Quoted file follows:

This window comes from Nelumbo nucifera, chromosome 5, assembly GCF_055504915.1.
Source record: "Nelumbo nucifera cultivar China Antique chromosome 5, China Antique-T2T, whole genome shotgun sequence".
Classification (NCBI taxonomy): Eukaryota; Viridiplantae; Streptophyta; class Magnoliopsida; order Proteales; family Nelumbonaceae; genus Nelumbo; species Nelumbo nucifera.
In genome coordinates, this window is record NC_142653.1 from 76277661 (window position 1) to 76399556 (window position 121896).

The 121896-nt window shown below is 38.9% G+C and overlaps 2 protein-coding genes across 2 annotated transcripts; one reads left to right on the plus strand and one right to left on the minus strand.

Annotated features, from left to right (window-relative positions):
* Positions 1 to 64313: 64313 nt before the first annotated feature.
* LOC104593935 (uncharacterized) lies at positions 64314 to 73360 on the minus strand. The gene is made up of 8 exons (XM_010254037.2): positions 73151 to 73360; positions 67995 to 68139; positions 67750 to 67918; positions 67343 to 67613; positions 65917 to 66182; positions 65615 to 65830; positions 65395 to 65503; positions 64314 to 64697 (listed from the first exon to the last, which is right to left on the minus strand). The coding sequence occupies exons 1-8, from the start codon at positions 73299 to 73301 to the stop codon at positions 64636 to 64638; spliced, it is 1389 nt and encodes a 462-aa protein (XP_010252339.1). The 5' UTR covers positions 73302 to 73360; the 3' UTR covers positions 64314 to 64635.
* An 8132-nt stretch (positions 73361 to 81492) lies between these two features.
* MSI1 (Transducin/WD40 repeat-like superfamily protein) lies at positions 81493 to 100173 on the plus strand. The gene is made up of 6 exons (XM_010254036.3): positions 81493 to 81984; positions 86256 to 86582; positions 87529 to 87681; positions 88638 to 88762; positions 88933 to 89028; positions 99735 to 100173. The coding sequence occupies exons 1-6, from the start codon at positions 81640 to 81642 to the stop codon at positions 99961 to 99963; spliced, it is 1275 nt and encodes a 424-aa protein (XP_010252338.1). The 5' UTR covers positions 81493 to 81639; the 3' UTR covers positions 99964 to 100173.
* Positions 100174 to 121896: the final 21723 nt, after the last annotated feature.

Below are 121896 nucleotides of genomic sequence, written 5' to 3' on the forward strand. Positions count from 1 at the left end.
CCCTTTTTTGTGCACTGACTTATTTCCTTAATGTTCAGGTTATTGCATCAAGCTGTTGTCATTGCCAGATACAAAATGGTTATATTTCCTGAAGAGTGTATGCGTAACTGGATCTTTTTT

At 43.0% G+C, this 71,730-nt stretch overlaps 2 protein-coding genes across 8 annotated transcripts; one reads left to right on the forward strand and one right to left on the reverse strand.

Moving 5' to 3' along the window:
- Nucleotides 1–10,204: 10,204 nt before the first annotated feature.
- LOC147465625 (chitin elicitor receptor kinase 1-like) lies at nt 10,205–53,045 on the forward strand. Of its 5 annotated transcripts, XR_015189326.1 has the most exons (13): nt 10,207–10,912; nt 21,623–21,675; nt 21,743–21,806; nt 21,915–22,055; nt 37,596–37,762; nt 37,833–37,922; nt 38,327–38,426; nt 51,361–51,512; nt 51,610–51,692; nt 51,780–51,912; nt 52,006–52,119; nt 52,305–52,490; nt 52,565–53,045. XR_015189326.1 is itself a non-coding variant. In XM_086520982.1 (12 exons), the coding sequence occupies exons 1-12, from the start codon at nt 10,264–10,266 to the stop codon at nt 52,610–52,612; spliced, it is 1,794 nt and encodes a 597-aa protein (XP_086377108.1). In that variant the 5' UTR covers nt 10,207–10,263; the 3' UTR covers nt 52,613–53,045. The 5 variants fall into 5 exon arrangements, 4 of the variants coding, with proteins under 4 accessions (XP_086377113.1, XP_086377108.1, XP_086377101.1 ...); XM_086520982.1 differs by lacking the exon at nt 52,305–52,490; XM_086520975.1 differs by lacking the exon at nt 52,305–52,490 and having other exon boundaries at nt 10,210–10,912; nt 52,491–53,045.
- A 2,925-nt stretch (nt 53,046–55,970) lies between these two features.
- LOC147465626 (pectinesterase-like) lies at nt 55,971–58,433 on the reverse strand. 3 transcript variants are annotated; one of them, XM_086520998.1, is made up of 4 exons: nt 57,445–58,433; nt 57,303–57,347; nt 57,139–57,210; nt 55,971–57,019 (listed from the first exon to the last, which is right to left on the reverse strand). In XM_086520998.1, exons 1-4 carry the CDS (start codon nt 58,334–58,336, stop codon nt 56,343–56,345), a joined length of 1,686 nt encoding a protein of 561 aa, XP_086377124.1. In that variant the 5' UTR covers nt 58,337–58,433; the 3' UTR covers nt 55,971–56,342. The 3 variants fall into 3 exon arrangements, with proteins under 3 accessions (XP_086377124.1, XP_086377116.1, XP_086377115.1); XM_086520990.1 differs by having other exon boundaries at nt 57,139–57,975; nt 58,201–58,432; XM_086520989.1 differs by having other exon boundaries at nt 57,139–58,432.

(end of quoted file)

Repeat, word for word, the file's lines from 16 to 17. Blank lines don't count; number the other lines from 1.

- Nucleotides 1–10,204: 10,204 nt before the first annotated feature.
- LOC147465625 (chitin elicitor receptor kinase 1-like) lies at nt 10,205–53,045 on the forward strand. Of its 5 annotated transcripts, XR_015189326.1 has the most exons (13): nt 10,207–10,912; nt 21,623–21,675; nt 21,743–21,806; nt 21,915–22,055; nt 37,596–37,762; nt 37,833–37,922; nt 38,327–38,426; nt 51,361–51,512; nt 51,610–51,692; nt 51,780–51,912; nt 52,006–52,119; nt 52,305–52,490; nt 52,565–53,045. XR_015189326.1 is itself a non-coding variant. In XM_086520982.1 (12 exons), the coding sequence occupies exons 1-12, from the start codon at nt 10,264–10,266 to the stop codon at nt 52,610–52,612; spliced, it is 1,794 nt and encodes a 597-aa protein (XP_086377108.1). In that variant the 5' UTR covers nt 10,207–10,263; the 3' UTR covers nt 52,613–53,045. The 5 variants fall into 5 exon arrangements, 4 of the variants coding, with proteins under 4 accessions (XP_086377113.1, XP_086377108.1, XP_086377101.1 ...); XM_086520982.1 differs by lacking the exon at nt 52,305–52,490; XM_086520975.1 differs by lacking the exon at nt 52,305–52,490 and having other exon boundaries at nt 10,210–10,912; nt 52,491–53,045.